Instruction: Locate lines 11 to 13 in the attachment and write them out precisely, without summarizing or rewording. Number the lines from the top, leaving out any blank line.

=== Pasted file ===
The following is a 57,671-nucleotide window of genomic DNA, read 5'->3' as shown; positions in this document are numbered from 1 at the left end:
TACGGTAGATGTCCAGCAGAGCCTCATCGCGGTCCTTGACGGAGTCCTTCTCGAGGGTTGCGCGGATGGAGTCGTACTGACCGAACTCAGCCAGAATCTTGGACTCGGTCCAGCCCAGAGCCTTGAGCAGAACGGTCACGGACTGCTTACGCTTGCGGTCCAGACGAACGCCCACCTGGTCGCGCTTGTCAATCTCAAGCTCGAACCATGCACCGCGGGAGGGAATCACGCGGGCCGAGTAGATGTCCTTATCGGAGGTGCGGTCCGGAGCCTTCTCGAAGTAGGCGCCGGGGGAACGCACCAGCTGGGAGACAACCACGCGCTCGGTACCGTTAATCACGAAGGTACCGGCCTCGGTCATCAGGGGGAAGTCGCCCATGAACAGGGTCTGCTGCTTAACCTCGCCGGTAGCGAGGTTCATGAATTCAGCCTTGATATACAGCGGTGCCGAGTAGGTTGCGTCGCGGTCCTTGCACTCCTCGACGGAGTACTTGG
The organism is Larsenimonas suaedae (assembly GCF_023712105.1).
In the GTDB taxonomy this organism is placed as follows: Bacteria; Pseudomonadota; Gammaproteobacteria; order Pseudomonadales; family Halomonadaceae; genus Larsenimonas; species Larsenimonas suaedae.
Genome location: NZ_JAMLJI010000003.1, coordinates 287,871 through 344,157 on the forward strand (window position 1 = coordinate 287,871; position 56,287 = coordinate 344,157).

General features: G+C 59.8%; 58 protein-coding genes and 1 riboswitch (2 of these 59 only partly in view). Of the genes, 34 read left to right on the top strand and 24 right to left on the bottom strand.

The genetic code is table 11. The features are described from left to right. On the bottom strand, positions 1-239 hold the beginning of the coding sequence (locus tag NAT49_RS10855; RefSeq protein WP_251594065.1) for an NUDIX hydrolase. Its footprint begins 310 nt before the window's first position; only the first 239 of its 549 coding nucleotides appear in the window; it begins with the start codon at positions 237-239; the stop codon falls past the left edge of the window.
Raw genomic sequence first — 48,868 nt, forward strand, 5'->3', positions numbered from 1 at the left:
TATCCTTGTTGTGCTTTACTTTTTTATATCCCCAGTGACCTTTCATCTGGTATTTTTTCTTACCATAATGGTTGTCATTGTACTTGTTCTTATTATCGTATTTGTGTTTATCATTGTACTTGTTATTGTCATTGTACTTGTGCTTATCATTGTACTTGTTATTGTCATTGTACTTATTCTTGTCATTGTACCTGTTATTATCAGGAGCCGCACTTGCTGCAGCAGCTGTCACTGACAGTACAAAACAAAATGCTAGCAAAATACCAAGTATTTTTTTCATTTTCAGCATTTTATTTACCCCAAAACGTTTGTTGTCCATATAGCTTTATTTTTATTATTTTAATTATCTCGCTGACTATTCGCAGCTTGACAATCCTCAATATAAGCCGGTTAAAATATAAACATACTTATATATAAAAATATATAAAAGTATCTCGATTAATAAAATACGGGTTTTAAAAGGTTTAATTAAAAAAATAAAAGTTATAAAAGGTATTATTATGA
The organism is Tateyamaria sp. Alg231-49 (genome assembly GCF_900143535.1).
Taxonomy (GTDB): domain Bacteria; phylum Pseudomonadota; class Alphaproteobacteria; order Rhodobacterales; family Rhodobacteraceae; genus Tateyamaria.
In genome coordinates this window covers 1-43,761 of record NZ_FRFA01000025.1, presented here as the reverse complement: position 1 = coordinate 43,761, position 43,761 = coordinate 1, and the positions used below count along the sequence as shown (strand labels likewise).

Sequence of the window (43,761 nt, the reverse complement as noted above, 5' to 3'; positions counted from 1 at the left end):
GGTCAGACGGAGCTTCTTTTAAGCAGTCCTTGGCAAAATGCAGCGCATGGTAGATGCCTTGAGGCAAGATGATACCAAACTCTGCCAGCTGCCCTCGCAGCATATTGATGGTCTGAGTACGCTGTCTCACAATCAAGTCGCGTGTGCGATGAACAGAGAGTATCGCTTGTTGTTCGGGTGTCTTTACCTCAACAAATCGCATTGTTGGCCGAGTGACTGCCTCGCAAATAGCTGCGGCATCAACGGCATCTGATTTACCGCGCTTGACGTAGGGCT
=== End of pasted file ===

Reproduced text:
Taxonomy (GTDB): domain Bacteria; phylum Pseudomonadota; class Alphaproteobacteria; order Rhodobacterales; family Rhodobacteraceae; genus Tateyamaria.
In genome coordinates this window covers 1-43,761 of record NZ_FRFA01000025.1, presented here as the reverse complement: position 1 = coordinate 43,761, position 43,761 = coordinate 1, and the positions used below count along the sequence as shown (strand labels likewise).

Sequence of the window (43,761 nt, the reverse complement as noted above, 5' to 3'; positions counted from 1 at the left end):